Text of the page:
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Can People with Diabetes Really Eat Eggs?

People with type 2 diabetes have been told not to eat eggs–or at least not very many–because that will raise cholesterol and increase their cardiovascular risk. A new study shows that just isn't so.
Can People with Diabetes Really Eat Eggs?
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For decades, Americans were warned not to eat eggs for fear that their blood cholesterol levels would rise. After all, egg yolks are high in cholesterol. Even after data showed that there was no link between egg consumption and cholesterol levels for most adults, nutrition specialists made an exception for people with type 2 diabetes. Because people with this metabolic disorder are at increased risk for heart disease, they were told to restrict their consumption of eggs.

What Happens When People with Diabetes Eat Eggs?

A new study shows, however, that even people with diabetes or prediabetes do just fine when they eat eggs (Fuller et al, American Journal of Clinical Nutrition, online May 7, 2018). The research built on a previous clinical trial in which the investigators randomly assigned 128 volunteers with elevated blood sugar to eat a low-egg or high-egg diet (Fuller et al, American Journal of Clinical Nutrition, April 2015). The low-egg diet included fewer than two eggs per week. The high-egg diet contained a dozen eggs weekly.

For the first three months, the volunteers maintained their weight while eating their weekly allotment of eggs. At the end of that time, the investigators measured cholesterol and other markers for heart disease. They found no significant differences between the groups.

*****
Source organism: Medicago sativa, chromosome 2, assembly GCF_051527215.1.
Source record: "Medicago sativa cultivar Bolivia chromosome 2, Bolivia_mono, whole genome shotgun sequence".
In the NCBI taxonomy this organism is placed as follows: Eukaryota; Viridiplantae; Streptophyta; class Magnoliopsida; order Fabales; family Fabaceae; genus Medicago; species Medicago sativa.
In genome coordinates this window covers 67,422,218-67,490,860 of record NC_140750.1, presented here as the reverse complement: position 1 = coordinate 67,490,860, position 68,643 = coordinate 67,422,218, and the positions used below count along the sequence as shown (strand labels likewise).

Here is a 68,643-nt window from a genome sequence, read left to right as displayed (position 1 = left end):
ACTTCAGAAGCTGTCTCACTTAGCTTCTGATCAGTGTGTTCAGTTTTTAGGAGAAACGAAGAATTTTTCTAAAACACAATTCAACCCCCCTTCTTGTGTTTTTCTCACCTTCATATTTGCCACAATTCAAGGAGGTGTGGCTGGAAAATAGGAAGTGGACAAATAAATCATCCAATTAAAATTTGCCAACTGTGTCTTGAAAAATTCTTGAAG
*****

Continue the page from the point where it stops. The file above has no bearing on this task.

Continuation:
Can You Really Eat Eggs for a Year and Not Raise Your Cholesterol?

During the following three months, the volunteers continued with high or low egg consumption while cutting 500 calories a day. Both groups lost weight during that part of the study. Even a further six months continuing with their assigned egg consumption did not push cholesterol levels up. That includes people who were eating 12 eggs a week.

The Bottom Line:

In conclusion, this Australian study should get rid of the prohibition of eggs once and for all. Even people with diabetes can enjoy eggs when they wish.

The authors conclude:

“A healthy diet based on population guidelines and including more eggs than currently recommended by some countries may be safely consumed.”

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About the Author
Terry Graedon, PhD, is a medical anthropologist and co-host of The People’s Pharmacy radio show, co-author of The People’s Pharmacy syndicated newspaper columns and numerous books, and co-founder of The People’s Pharmacy website. Terry taught in the Duke University School of Nursing and was an adjunct assistant professor in the Department of Anthropology. She is a Fellow of the Society of Applied Anthropology. Terry is one of the country's leading authorities on the science behind folk remedies. .
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